- A teacher-training programme on the same subject (available soon)
- A handbook on how to design effective CPD sessions
These resources have been informed by cutting-edge research and are packed with sample grammar practice activities. They will soon be available in seven languages: English, Spanish, French, Italian, German, Romanian, and Latvian. To access the all the project’s materials and to find out more about the project, you can visit the project’s website or Facebook page.
More Erasmus+ projects for language teaching
There is a vast array of Erasmus+ projects related to language teaching. These range in aims and target audiences, which can go from upskilling teacher trainers to supporting self-directed learners. They also range widely in project results, which can include, for example, e-courses, curricula, handbooks, apps, websites, and games, to name a few. The table below provides an overview of a selection of projects to give a sense of what Erasmus+ projects for language teaching may look like and, in turn, to encourage the reader to find out more about these projects and make use of their results:
|PROJECT NAME||TARGET GROUP||MAIN AIM||MAIN RESULT||WEBSITE|
|Learning Foreign Languages Online||Self-directed language learners||To make it easier to learn a language online||A database of free online resources||https://www.learninglanguages.eu/|
|DigiTise||Teachers in the 50+ age group||To upskill teachers in using digital tools||A handbook and 10 MOOC courses||facebook.com/Toolkitfor50plus|
|Augmented Reality for EFL||Primary School EFL Teachers||To train teachers to use AR||An AR app||https://ar4efl.eu/|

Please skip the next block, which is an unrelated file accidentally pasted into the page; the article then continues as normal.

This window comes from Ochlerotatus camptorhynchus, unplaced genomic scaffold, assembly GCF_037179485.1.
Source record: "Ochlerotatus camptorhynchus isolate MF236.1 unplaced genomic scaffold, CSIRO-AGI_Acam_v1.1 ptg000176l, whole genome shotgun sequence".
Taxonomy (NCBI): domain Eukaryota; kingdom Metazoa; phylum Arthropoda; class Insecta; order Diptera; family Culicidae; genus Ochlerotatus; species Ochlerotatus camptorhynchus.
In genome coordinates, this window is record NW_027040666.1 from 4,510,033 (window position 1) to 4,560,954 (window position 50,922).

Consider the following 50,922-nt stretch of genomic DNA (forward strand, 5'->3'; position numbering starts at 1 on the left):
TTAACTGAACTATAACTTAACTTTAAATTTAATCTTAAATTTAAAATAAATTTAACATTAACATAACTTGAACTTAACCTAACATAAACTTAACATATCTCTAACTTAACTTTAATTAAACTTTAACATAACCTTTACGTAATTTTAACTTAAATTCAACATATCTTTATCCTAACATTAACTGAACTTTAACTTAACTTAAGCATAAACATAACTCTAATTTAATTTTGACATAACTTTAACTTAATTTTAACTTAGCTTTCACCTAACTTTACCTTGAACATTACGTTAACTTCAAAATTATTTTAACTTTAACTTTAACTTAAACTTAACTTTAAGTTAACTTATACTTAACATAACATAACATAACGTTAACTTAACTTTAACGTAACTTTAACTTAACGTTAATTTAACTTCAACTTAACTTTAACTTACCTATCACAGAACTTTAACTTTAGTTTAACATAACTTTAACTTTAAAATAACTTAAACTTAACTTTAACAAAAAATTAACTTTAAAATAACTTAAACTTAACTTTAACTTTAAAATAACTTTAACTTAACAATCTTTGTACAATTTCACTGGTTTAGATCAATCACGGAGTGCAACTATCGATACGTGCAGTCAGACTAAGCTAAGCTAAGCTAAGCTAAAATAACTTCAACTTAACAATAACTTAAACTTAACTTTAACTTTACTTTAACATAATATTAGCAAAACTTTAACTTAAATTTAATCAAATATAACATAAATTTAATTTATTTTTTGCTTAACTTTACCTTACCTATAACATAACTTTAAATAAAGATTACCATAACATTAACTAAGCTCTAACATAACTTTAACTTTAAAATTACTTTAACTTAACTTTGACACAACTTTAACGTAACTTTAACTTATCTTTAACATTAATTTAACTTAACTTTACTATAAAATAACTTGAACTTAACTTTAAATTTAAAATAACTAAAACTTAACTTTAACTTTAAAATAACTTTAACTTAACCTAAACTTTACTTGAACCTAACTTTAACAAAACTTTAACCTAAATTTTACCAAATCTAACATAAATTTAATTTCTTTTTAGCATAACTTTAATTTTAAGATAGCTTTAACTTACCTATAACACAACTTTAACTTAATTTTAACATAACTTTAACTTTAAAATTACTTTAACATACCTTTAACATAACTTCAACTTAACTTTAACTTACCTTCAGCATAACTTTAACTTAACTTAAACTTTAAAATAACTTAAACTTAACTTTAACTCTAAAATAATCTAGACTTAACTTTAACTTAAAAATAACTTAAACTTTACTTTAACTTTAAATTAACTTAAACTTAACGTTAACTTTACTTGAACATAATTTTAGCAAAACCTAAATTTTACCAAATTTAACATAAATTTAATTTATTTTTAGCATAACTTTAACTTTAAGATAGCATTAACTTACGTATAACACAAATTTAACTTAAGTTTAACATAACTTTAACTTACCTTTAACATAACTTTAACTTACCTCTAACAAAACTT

|iCOM||Language teachers and learners||Training about formulaic language||An app to teach formulaic language||www.icom-erasmus.site|
|Professional English Skills for Employability||The unemployed across Europe||To provide professional English training||A professional English e-course||https://pese-erasmus.site/|
|CoCoFe||Female refugees and forced migrants||To increase communicative competence||An e-learning platform||https://www.cocofe.eu/|
The aim of this article was to provide an introduction to the Erasmus+ programme and to share some projects relevant to language teaching professionals. I hope that this article will arouse some interest in the Erasmus+ programme among the language teaching community and possibly create opportunities for future partnerships and collaboration with Eurospeak. I also hope that the projects presented in this article, and the Teaching Grammar for Spontaneous Communication project in particular, will be of interest and useful to language teaching professionals across the EU.
With a background in ELT and EAP, Gonzalo Galian-Lopez is research lead in several language-learning related EU-funded projects. His main research interest is in the role of practice in the development of grammatical knowledge, and he is currently pursuing a PhD in this area of SLA. His main professional aims are to continue working in projects which bridge the gap between SLA research and the needs of language teachers and learners.
Email: dos at eurospeak dot ac dot uk